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Accelerator pedal module

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Publication number
US7278337B2
US7278337B2 US10734214 US73421403A US7278337B2 US 7278337 B2 US7278337 B2 US 7278337B2 US 10734214 US10734214 US 10734214 US 73421403 A US73421403 A US 73421403A US 7278337 B2 US7278337 B2 US 7278337B2
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US
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Grant
Patent type
Prior art keywords
bearing
pedal
lever
block
sensor
Prior art date
Legal status (The legal status is an assumption and is not a legal conclusion. Google has not performed a legal analysis and makes no representation as to the accuracy of the status listed.)
Active, expires
Application number
US10734214
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US20040149070A1 (en )
Inventor
Rostislav Solta
Current Assignee (The listed assignees may be inaccurate. Google has not performed a legal analysis and makes no representation or warranty as to the accuracy of the list.)
Robert Bosch GmbH
Original Assignee
Robert Bosch GmbH
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Filing date
Publication date
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    • GPHYSICS
    • G05CONTROLLING; REGULATING
    • G05GCONTROL DEVICES OR SYSTEMS INSOFAR AS CHARACTERISED BY MECHANICAL FEATURES ONLY
    • G05G1/00Controlling members, e.g. knobs or handles; Assemblies or arrangements thereof; Indicating position of controlling members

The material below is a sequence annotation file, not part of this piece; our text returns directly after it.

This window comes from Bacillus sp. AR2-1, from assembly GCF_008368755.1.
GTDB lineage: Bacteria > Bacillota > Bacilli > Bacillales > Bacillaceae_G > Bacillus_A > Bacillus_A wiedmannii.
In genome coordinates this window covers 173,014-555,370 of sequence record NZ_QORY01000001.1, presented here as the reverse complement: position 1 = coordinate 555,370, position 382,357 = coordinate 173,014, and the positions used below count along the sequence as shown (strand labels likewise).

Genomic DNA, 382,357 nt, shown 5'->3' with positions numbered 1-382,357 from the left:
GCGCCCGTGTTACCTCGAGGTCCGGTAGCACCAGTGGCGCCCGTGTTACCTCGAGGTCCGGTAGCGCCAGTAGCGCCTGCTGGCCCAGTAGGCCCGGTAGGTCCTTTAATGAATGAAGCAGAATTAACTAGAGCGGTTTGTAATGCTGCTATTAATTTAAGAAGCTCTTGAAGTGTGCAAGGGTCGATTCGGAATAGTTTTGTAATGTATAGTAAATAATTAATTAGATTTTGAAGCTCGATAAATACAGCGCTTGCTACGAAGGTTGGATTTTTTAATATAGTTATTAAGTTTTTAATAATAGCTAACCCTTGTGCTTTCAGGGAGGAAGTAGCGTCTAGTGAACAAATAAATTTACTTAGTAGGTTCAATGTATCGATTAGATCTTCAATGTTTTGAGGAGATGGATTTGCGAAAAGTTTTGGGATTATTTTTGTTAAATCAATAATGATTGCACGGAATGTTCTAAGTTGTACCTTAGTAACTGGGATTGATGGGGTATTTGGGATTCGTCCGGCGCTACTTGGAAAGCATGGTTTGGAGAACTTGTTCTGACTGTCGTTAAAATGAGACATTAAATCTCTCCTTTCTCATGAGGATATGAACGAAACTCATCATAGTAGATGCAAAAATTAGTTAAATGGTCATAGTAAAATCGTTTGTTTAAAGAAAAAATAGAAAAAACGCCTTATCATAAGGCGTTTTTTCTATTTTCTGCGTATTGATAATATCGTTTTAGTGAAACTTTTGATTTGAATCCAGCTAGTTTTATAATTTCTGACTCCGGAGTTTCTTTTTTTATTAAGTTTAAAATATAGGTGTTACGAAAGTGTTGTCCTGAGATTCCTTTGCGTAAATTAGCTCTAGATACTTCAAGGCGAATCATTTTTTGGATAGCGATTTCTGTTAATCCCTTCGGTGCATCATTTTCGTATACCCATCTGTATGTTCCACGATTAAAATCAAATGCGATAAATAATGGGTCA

• G05G1/30Controlling members actuated by foot
    • BPERFORMING OPERATIONS; TRANSPORTING
    • B60VEHICLES IN GENERAL
    • B60KARRANGEMENT OR MOUNTING OF PROPULSION UNITS OR OF TRANSMISSIONS IN VEHICLES; ARRANGEMENT OR MOUNTING OF PLURAL DIVERSE PRIME-MOVERS IN VEHICLES; AUXILIARY DRIVES FOR VEHICLES; INSTRUMENTATION OR DASHBOARDS FOR VEHICLES; ARRANGEMENTS IN CONNECTION WITH COOLING, AIR INTAKE, GAS EXHAUST OR FUEL SUPPLY OF PROPULSION UNITS, IN VEHICLES
    • B60K26/00Arrangements or mounting of propulsion unit control devices in vehicles
    • B60K26/02Arrangements or mounting of propulsion unit control devices in vehicles of initiating means or elements
    • FMECHANICAL ENGINEERING; LIGHTING; HEATING; WEAPONS; BLASTING
    • F02COMBUSTION ENGINES; HOT-GAS OR COMBUSTION-PRODUCT ENGINE PLANTS
    • F02DCONTROLLING COMBUSTION ENGINES
    • F02D11/00Arrangements for, or adaptations to, non-automatic engine control initiation means, e.g. operator initiated
    • F02D11/02Arrangements for, or adaptations to, non-automatic engine control initiation means, e.g. operator initiated characterised by hand, foot, or like operator controlled initiation means
    • GPHYSICS
    • G05CONTROLLING; REGULATING
    • G05GCONTROL DEVICES OR SYSTEMS INSOFAR AS CHARACTERISED BY MECHANICAL FEATURES ONLY